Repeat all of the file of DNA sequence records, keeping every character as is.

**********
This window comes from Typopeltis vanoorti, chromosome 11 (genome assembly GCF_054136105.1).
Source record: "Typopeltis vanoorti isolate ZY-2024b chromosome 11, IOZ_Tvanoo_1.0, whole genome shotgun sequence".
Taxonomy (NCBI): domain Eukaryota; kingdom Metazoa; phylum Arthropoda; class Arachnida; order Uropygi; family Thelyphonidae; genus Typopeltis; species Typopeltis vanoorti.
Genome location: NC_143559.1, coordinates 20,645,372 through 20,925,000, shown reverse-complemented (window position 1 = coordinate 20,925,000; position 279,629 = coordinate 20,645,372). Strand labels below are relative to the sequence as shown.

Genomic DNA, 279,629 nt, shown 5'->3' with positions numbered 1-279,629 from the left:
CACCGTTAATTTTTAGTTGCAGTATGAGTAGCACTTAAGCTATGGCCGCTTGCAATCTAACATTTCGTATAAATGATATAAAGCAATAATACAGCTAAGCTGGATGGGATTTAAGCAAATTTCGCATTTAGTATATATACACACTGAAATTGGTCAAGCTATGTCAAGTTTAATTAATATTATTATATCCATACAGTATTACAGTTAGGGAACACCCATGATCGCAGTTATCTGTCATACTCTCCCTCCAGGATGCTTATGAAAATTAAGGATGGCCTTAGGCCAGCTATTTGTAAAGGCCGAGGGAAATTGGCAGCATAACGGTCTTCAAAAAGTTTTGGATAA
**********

This window comes from Typopeltis vanoorti, chromosome 11 (genome assembly GCF_054136105.1).
Source record: "Typopeltis vanoorti isolate ZY-2024b chromosome 11, IOZ_Tvanoo_1.0, whole genome shotgun sequence".
Taxonomy (NCBI): domain Eukaryota; kingdom Metazoa; phylum Arthropoda; class Arachnida; order Uropygi; family Thelyphonidae; genus Typopeltis; species Typopeltis vanoorti.
Genome location: NC_143559.1, coordinates 20,645,372 through 20,925,000, shown reverse-complemented (window position 1 = coordinate 20,925,000; position 279,629 = coordinate 20,645,372). Strand labels below are relative to the sequence as shown.

Genomic DNA, 279,629 nt, shown 5'->3' with positions numbered 1-279,629 from the left:
CACCGTTAATTTTTAGTTGCAGTATGAGTAGCACTTAAGCTATGGCCGCTTGCAATCTAACATTTCGTATAAATGATATAAAGCAATAATACAGCTAAGCTGGATGGGATTTAAGCAAATTTCGCATTTAGTATATATACACACTGAAATTGGTCAAGCTATGTCAAGTTTAATTAATATTATTATATCCATACAGTATTACAGTTAGGGAACACCCATGATCGCAGTTATCTGTCATACTCTCCCTCCAGGATGCTTATGAAAATTAAGGATGGCCTTAGGCCAGCTATTTGTAAAGGCCGAGGGAAATTGGCAGCATAACGGTCTTCAAAAAGTTTTGGATAA